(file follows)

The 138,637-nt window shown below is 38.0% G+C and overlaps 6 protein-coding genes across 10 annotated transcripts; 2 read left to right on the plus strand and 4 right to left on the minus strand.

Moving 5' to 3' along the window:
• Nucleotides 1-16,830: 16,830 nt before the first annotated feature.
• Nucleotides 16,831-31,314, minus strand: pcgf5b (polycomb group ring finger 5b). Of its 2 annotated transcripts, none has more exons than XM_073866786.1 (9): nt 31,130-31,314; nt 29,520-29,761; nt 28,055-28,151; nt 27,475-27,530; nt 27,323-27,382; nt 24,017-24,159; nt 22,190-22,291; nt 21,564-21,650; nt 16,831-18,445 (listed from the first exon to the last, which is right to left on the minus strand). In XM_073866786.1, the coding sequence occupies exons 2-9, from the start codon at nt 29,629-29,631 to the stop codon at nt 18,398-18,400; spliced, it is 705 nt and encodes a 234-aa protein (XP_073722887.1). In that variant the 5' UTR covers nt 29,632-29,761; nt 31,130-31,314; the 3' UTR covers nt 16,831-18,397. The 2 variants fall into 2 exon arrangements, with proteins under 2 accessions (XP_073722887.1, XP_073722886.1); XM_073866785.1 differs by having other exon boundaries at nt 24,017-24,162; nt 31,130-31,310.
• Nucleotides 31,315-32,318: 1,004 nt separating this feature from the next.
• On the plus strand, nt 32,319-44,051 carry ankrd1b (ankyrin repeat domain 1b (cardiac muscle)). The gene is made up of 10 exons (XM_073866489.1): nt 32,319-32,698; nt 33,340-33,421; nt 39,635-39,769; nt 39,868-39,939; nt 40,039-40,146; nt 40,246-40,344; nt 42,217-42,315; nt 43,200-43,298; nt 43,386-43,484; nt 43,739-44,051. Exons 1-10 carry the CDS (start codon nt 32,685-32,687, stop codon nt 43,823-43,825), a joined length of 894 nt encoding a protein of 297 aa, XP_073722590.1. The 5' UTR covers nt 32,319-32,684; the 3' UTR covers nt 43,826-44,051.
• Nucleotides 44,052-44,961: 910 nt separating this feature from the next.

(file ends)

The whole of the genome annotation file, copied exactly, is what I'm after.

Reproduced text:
The 138,637-nt window shown below is 38.0% G+C and overlaps 6 protein-coding genes across 10 annotated transcripts; 2 read left to right on the plus strand and 4 right to left on the minus strand.

Moving 5' to 3' along the window:
• Nucleotides 1-16,830: 16,830 nt before the first annotated feature.
• Nucleotides 16,831-31,314, minus strand: pcgf5b (polycomb group ring finger 5b). Of its 2 annotated transcripts, none has more exons than XM_073866786.1 (9): nt 31,130-31,314; nt 29,520-29,761; nt 28,055-28,151; nt 27,475-27,530; nt 27,323-27,382; nt 24,017-24,159; nt 22,190-22,291; nt 21,564-21,650; nt 16,831-18,445 (listed from the first exon to the last, which is right to left on the minus strand). In XM_073866786.1, the coding sequence occupies exons 2-9, from the start codon at nt 29,629-29,631 to the stop codon at nt 18,398-18,400; spliced, it is 705 nt and encodes a 234-aa protein (XP_073722887.1). In that variant the 5' UTR covers nt 29,632-29,761; nt 31,130-31,314; the 3' UTR covers nt 16,831-18,397. The 2 variants fall into 2 exon arrangements, with proteins under 2 accessions (XP_073722887.1, XP_073722886.1); XM_073866785.1 differs by having other exon boundaries at nt 24,017-24,162; nt 31,130-31,310.
• Nucleotides 31,315-32,318: 1,004 nt separating this feature from the next.
• On the plus strand, nt 32,319-44,051 carry ankrd1b (ankyrin repeat domain 1b (cardiac muscle)). The gene is made up of 10 exons (XM_073866489.1): nt 32,319-32,698; nt 33,340-33,421; nt 39,635-39,769; nt 39,868-39,939; nt 40,039-40,146; nt 40,246-40,344; nt 42,217-42,315; nt 43,200-43,298; nt 43,386-43,484; nt 43,739-44,051. Exons 1-10 carry the CDS (start codon nt 32,685-32,687, stop codon nt 43,823-43,825), a joined length of 894 nt encoding a protein of 297 aa, XP_073722590.1. The 5' UTR covers nt 32,319-32,684; the 3' UTR covers nt 43,826-44,051.
• Nucleotides 44,052-44,961: 910 nt separating this feature from the next.